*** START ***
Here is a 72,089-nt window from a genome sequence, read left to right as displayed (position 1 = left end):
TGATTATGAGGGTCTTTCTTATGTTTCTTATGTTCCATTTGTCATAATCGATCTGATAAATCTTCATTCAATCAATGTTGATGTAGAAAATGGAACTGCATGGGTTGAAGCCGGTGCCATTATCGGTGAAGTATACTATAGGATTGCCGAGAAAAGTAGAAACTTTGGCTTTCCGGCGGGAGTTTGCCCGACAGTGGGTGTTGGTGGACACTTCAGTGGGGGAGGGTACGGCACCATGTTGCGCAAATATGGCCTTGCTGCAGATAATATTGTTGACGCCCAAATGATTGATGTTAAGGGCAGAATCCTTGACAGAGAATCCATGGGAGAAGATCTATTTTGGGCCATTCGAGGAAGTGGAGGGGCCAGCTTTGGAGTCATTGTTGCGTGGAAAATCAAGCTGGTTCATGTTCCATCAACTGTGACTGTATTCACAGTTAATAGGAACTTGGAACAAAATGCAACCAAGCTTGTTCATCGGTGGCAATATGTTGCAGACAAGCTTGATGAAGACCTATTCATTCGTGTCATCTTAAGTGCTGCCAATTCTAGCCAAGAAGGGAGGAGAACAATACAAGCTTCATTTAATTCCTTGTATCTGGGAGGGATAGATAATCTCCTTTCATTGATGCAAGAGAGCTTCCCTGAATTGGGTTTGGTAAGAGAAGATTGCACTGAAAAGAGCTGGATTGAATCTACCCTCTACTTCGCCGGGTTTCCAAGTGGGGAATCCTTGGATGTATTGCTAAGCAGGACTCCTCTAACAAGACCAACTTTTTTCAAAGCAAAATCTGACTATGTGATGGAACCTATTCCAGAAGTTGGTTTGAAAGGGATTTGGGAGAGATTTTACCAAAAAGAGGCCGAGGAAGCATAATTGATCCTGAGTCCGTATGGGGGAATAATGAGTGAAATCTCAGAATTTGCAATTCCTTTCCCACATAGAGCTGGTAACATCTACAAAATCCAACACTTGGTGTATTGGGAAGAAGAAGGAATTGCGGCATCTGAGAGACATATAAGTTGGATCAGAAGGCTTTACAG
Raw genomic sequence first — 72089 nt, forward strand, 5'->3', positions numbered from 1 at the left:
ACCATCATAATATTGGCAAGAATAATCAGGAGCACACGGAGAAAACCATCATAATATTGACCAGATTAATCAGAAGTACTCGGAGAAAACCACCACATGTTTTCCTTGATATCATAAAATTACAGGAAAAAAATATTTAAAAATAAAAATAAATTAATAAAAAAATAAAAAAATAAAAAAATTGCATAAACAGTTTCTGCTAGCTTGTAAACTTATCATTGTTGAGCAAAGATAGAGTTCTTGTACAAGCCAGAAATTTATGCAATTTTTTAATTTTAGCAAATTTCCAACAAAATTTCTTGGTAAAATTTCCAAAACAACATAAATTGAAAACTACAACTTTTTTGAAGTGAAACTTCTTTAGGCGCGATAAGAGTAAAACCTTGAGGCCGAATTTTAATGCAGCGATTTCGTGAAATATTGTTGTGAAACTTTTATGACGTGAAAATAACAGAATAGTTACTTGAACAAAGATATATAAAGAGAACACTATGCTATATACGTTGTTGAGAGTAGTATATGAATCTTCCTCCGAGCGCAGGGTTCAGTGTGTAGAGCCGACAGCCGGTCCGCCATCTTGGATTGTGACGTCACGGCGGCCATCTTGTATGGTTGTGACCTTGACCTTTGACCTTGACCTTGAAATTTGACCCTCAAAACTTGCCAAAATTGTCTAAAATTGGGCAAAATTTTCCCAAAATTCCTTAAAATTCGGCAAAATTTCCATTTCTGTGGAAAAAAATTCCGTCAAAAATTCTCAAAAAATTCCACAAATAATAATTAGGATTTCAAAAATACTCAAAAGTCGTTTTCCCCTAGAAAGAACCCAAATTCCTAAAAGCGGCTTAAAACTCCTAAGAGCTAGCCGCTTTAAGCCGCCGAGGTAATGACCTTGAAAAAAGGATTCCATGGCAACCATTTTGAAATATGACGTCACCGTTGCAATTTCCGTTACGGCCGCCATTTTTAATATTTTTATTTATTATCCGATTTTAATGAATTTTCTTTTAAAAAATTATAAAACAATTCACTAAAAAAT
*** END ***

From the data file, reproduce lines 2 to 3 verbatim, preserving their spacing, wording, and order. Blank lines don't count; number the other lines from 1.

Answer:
TGATTATGAGGGTCTTTCTTATGTTTCTTATGTTCCATTTGTCATAATCGATCTGATAAATCTTCATTCAATCAATGTTGATGTAGAAAATGGAACTGCATGGGTTGAAGCCGGTGCCATTATCGGTGAAGTATACTATAGGATTGCCGAGAAAAGTAGAAACTTTGGCTTTCCGGCGGGAGTTTGCCCGACAGTGGGTGTTGGTGGACACTTCAGTGGGGGAGGGTACGGCACCATGTTGCGCAAATATGGCCTTGCTGCAGATAATATTGTTGACGCCCAAATGATTGATGTTAAGGGCAGAATCCTTGACAGAGAATCCATGGGAGAAGATCTATTTTGGGCCATTCGAGGAAGTGGAGGGGCCAGCTTTGGAGTCATTGTTGCGTGGAAAATCAAGCTGGTTCATGTTCCATCAACTGTGACTGTATTCACAGTTAATAGGAACTTGGAACAAAATGCAACCAAGCTTGTTCATCGGTGGCAATATGTTGCAGACAAGCTTGATGAAGACCTATTCATTCGTGTCATCTTAAGTGCTGCCAATTCTAGCCAAGAAGGGAGGAGAACAATACAAGCTTCATTTAATTCCTTGTATCTGGGAGGGATAGATAATCTCCTTTCATTGATGCAAGAGAGCTTCCCTGAATTGGGTTTGGTAAGAGAAGATTGCACTGAAAAGAGCTGGATTGAATCTACCCTCTACTTCGCCGGGTTTCCAAGTGGGGAATCCTTGGATGTATTGCTAAGCAGGACTCCTCTAACAAGACCAACTTTTTTCAAAGCAAAATCTGACTATGTGATGGAACCTATTCCAGAAGTTGGTTTGAAAGGGATTTGGGAGAGATTTTACCAAAAAGAGGCCGAGGAAGCATAATTGATCCTGAGTCCGTATGGGGGAATAATGAGTGAAATCTCAGAATTTGCAATTCCTTTCCCACATAGAGCTGGTAACATCTACAAAATCCAACACTTGGTGTATTGGGAAGAAGAAGGAATTGCGGCATCTGAGAGACATATAAGTTGGATCAGAAGGCTTTACAG
Raw genomic sequence first — 72089 nt, forward strand, 5'->3', positions numbered from 1 at the left: